Briseno said his update was from information from the state Department of Health, professionals from South Dakota State University, the hospital and clinics in the area.
Brookings County currently has 116 active cases, according to the SDDOH. “The last time I gave this report, Brookings had 195 (active) cases, so down quite substantially, which is nice to see,” Briseno said.
There has been another death due to COVID, for a total of two, he said. As of Wednesday, there have been 704 positive cases, and 586 of those people have recovered in Brookings County. As of Wednesday, 4,317 people have tested negative in the county.
“Today, the state is at 25%, while Brookings is at 19% positive,” Briseno said.
Across the state, a record was set for hospital admissions in one day, he added.
Brookings County is still in substantial community spread, Briseno said, referring to a slide in his presentation.
“The 14-day analysis realizes Brookings is doing a much better job than the state at controlling the epidemic since the mask mandate,” Briseno said, adding test results are about four to seven days out.
Last week, the state gave the public a glimpse into the age demographics of who has had COVID in Brookings County, Briseno said, referring to a slide as of Sept. 14, which showed 20-29-year-olds had 365 positive tests; the next closest were 10-19-year-olds with 82. The 30-39-year-olds had 50; 40-49-year-olds had 37; 50-59-year-olds had 25; 60-69-year-olds had 13; 70-79-year-olds had 7; and those 80 and older had 6.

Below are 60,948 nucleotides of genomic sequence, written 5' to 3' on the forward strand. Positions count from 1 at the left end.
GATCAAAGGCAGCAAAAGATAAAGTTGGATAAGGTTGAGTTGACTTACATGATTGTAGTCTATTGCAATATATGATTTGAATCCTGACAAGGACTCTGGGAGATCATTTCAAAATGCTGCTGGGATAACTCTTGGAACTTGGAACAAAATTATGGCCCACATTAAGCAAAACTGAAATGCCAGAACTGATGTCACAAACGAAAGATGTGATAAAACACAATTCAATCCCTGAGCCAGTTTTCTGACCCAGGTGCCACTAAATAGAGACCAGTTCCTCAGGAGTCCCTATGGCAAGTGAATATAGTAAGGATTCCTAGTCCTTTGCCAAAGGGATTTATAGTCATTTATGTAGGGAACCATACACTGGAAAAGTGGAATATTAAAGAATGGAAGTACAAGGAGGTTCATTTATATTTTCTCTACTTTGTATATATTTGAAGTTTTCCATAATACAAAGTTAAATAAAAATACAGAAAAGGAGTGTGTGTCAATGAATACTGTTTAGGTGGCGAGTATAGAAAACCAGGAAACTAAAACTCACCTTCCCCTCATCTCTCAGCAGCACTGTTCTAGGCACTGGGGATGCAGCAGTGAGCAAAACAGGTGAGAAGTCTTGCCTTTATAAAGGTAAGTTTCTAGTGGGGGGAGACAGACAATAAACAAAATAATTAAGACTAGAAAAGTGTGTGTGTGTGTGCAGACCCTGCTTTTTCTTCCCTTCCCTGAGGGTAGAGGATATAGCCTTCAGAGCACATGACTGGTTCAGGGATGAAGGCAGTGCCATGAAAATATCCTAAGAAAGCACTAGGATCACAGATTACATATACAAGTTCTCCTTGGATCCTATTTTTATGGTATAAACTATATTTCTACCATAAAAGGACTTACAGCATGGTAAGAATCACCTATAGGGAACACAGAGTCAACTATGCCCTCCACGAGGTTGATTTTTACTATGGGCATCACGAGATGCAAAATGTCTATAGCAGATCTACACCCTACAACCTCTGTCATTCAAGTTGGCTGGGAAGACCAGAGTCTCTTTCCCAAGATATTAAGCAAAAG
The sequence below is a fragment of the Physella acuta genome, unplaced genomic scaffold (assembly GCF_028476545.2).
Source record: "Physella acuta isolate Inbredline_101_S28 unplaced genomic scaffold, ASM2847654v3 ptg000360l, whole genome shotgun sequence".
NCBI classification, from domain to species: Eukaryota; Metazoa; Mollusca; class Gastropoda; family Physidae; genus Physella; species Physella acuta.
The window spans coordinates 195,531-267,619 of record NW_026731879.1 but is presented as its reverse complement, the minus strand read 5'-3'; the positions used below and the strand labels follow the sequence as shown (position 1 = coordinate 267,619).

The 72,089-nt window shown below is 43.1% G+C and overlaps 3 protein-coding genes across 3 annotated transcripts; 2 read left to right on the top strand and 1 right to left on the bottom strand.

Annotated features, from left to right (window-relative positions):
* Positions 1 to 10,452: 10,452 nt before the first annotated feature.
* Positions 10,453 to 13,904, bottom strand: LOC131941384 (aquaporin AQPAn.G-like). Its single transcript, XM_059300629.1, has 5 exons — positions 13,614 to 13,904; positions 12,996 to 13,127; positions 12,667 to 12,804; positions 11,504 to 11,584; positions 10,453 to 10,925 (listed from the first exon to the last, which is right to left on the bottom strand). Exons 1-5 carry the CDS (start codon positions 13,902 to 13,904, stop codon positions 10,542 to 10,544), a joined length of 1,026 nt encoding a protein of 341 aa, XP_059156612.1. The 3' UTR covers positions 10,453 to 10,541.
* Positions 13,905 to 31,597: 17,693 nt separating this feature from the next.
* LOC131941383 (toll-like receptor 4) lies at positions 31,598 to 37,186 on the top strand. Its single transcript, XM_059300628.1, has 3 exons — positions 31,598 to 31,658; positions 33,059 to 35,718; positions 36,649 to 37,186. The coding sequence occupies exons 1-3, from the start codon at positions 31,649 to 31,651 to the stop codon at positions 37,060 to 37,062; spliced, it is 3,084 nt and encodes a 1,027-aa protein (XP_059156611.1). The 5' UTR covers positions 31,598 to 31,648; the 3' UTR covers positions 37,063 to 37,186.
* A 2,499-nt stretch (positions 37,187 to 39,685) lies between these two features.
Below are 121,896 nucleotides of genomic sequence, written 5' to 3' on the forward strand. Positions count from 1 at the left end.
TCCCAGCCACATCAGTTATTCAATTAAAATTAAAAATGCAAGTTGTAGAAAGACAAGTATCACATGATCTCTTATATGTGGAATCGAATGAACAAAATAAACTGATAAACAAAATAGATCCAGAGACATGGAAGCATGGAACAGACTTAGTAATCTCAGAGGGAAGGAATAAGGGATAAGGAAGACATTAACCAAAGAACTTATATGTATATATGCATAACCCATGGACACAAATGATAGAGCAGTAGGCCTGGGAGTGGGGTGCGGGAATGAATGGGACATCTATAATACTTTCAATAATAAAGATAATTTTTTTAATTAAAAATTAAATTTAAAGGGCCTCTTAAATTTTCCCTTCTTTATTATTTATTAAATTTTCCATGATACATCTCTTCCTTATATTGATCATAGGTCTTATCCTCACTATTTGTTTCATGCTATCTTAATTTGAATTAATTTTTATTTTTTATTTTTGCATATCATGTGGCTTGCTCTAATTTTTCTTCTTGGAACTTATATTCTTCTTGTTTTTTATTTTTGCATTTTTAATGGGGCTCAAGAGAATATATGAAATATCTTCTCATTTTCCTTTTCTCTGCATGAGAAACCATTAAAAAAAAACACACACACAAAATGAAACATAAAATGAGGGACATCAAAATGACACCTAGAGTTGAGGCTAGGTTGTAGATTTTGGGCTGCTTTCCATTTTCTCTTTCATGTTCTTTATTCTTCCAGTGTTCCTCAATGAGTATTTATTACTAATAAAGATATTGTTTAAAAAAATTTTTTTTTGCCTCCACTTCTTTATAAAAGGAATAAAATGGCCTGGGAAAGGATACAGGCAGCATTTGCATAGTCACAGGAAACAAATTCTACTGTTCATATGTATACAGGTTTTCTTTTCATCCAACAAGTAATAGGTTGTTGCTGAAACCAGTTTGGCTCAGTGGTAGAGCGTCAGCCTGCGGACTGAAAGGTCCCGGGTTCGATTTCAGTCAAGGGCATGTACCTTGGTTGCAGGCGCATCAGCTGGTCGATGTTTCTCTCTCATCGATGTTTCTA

He’s been told the city will get another snapshot next week.
Still Phase 3
The city is still in Phase 3, which limits many businesses to 50% occupancy and requires employees to wear masks. The mask mandate is still in place until early November.
The council approved a new fee schedule during the meeting, adjusting fees for COVID-19 violations. It did drop the fee from $200 down to $50, plus court costs, for a first offense, Briseno said, adding the police are focusing on educating and warnings.
“The guidelines for moving between phases have all been triggered, with the exceptions of hospitalizations,” Briseno said.
Many entities in the community are meeting weekly, such as the Chamber, Convention & Visitors Bureau, Brookings Economic Development Corporation, hospital, schools and non-profits with the city to educate the public, Briseno said.
A program was made available this week for businesses to have signage and masks for customers. Masks will also be available to the public at the City & County Government Center and other city holdings, like Dakota Nature Park.